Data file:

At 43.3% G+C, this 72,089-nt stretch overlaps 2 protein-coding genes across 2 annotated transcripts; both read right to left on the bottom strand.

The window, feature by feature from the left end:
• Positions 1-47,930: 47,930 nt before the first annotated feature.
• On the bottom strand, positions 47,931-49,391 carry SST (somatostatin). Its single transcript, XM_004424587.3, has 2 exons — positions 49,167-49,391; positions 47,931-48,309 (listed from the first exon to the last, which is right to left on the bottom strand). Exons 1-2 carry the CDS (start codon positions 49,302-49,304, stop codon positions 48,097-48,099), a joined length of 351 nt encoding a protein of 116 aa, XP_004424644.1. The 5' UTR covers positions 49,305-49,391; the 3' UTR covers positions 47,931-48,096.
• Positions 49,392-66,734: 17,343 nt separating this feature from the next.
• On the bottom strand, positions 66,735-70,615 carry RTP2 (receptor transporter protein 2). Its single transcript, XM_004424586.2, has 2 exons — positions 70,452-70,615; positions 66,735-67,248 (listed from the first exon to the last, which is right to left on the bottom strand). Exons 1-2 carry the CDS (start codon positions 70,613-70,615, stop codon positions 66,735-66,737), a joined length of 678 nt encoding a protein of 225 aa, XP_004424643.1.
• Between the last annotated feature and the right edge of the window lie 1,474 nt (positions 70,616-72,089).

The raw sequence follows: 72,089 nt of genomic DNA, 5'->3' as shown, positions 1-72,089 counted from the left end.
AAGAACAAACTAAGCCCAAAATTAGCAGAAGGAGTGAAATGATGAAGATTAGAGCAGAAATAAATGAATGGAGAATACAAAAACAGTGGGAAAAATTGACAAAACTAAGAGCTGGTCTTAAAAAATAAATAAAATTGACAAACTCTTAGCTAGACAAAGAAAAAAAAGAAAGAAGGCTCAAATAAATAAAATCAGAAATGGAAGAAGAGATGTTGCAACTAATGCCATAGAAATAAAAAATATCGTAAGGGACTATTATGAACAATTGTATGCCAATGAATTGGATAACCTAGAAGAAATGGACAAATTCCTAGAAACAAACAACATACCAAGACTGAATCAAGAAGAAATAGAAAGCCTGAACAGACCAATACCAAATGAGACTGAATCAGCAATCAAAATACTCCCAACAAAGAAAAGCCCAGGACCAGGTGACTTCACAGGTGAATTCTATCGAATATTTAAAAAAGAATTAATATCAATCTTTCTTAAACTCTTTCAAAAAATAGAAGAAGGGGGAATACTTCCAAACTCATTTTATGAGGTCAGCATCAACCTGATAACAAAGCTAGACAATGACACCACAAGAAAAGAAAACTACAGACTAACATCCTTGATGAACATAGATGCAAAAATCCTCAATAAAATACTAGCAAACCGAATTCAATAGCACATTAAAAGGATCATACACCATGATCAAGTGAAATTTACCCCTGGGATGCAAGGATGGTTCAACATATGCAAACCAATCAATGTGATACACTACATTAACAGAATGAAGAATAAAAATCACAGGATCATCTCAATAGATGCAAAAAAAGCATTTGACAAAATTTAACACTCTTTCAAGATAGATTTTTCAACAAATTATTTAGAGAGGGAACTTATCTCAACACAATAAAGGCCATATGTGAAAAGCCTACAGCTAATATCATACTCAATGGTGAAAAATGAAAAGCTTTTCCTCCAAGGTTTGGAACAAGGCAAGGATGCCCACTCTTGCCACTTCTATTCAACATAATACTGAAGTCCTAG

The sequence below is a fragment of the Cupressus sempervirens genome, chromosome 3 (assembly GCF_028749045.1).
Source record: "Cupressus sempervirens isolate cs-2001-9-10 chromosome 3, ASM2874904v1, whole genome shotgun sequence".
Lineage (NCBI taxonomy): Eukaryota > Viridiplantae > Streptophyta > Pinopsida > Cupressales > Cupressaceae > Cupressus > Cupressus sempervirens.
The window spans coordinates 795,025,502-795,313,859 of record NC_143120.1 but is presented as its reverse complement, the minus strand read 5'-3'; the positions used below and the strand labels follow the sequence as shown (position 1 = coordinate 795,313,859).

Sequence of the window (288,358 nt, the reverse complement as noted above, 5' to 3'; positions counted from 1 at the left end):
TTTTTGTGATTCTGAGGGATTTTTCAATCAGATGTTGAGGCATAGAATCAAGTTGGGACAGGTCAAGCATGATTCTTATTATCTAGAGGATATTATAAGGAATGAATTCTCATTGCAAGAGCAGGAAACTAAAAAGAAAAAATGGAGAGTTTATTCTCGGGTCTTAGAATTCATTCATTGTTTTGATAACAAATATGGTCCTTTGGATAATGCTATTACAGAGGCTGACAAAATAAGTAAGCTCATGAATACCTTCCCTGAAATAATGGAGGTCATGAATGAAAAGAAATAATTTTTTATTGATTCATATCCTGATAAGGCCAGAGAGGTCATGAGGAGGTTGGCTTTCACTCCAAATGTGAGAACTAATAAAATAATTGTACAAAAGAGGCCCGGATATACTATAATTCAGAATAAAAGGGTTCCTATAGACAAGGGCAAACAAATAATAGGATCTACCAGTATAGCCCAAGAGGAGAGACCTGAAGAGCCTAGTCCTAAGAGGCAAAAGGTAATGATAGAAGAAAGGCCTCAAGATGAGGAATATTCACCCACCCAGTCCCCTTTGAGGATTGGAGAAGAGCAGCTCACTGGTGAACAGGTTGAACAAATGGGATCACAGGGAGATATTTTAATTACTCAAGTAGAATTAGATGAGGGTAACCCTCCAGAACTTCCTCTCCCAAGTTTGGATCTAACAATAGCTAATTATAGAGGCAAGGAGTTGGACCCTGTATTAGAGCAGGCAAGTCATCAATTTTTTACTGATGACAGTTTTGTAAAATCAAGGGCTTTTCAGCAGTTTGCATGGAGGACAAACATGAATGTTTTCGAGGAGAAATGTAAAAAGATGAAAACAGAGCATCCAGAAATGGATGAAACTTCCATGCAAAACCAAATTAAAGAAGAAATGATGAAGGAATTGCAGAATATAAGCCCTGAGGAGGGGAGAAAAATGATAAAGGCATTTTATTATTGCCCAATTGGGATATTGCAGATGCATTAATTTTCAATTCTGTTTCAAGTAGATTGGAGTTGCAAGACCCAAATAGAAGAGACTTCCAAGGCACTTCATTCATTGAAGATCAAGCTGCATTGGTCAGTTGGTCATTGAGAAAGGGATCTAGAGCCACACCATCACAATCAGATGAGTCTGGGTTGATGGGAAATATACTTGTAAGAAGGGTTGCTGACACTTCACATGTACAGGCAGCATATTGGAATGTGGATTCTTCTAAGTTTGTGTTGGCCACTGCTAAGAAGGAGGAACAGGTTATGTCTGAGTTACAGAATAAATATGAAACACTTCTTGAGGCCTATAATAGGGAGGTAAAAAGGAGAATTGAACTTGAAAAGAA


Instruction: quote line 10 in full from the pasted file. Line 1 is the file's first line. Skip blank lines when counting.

The sequence below is a fragment of the Cupressus sempervirens genome, chromosome 3 (assembly GCF_028749045.1).